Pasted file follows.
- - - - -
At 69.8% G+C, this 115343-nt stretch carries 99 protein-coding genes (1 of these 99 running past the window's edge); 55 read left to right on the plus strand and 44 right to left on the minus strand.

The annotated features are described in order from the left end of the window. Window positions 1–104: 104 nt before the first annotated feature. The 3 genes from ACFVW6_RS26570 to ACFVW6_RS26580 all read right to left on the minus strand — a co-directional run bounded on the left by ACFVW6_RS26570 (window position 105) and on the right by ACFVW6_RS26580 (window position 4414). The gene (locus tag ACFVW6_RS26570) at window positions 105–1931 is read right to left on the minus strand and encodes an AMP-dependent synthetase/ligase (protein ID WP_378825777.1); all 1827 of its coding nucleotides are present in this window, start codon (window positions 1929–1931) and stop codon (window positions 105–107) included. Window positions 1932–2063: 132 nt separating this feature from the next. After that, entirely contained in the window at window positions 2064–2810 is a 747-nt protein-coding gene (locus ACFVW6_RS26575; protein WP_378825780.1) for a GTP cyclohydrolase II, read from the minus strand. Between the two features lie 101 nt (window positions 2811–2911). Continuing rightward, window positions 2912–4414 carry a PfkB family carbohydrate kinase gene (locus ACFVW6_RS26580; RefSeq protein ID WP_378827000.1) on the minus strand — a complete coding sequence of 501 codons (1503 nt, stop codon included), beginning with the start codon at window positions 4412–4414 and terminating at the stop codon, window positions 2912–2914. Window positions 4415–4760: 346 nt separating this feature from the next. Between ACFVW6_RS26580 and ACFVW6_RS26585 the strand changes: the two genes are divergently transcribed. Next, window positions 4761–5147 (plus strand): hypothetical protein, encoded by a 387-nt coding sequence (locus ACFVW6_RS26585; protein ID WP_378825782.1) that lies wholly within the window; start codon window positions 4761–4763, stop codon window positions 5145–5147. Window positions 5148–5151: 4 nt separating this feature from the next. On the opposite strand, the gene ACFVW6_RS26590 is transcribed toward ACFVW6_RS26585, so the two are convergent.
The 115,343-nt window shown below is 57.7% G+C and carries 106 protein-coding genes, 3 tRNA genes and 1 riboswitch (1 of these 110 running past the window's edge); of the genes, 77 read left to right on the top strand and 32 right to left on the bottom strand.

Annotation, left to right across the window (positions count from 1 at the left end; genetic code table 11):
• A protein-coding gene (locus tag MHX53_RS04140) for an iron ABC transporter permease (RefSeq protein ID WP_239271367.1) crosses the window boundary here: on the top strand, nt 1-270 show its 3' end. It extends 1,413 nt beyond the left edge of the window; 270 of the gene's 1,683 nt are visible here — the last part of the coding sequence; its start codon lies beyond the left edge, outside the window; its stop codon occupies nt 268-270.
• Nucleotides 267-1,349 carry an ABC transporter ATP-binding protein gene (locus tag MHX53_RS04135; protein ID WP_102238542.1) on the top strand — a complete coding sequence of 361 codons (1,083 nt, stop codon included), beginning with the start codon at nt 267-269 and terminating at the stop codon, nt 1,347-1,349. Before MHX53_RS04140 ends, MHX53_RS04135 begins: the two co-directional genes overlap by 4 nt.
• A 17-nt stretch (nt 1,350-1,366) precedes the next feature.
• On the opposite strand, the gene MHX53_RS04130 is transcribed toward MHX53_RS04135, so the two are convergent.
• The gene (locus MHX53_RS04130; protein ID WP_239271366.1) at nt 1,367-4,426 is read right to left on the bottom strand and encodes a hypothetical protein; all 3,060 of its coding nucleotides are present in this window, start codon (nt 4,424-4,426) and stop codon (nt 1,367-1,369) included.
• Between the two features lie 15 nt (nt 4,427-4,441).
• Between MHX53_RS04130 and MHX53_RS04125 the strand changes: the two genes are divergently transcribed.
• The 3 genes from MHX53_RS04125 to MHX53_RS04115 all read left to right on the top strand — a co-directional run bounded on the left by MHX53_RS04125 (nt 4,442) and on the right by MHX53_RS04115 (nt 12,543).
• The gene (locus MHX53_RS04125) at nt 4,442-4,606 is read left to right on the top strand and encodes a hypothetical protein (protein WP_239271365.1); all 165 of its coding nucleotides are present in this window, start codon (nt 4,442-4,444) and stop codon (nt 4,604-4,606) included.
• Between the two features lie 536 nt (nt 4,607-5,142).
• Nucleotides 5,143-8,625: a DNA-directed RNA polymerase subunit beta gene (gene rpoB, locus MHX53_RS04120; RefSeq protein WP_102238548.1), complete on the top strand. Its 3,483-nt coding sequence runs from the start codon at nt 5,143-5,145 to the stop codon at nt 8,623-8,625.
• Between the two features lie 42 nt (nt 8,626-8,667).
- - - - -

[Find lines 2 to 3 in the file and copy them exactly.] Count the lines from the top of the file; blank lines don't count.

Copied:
The annotated features are described in order from the left end of the window. Window positions 1–104: 104 nt before the first annotated feature. The 3 genes from ACFVW6_RS26570 to ACFVW6_RS26580 all read right to left on the minus strand — a co-directional run bounded on the left by ACFVW6_RS26570 (window position 105) and on the right by ACFVW6_RS26580 (window position 4414). The gene (locus tag ACFVW6_RS26570) at window positions 105–1931 is read right to left on the minus strand and encodes an AMP-dependent synthetase/ligase (protein ID WP_378825777.1); all 1827 of its coding nucleotides are present in this window, start codon (window positions 1929–1931) and stop codon (window positions 105–107) included. Window positions 1932–2063: 132 nt separating this feature from the next. After that, entirely contained in the window at window positions 2064–2810 is a 747-nt protein-coding gene (locus ACFVW6_RS26575; protein WP_378825780.1) for a GTP cyclohydrolase II, read from the minus strand. Between the two features lie 101 nt (window positions 2811–2911). Continuing rightward, window positions 2912–4414 carry a PfkB family carbohydrate kinase gene (locus ACFVW6_RS26580; RefSeq protein ID WP_378827000.1) on the minus strand — a complete coding sequence of 501 codons (1503 nt, stop codon included), beginning with the start codon at window positions 4412–4414 and terminating at the stop codon, window positions 2912–2914. Window positions 4415–4760: 346 nt separating this feature from the next. Between ACFVW6_RS26580 and ACFVW6_RS26585 the strand changes: the two genes are divergently transcribed. Next, window positions 4761–5147 (plus strand): hypothetical protein, encoded by a 387-nt coding sequence (locus ACFVW6_RS26585; protein ID WP_378825782.1) that lies wholly within the window; start codon window positions 4761–4763, stop codon window positions 5145–5147. Window positions 5148–5151: 4 nt separating this feature from the next. On the opposite strand, the gene ACFVW6_RS26590 is transcribed toward ACFVW6_RS26585, so the two are convergent.
The 115,343-nt window shown below is 57.7% G+C and carries 106 protein-coding genes, 3 tRNA genes and 1 riboswitch (1 of these 110 running past the window's edge); of the genes, 77 read left to right on the top strand and 32 right to left on the bottom strand.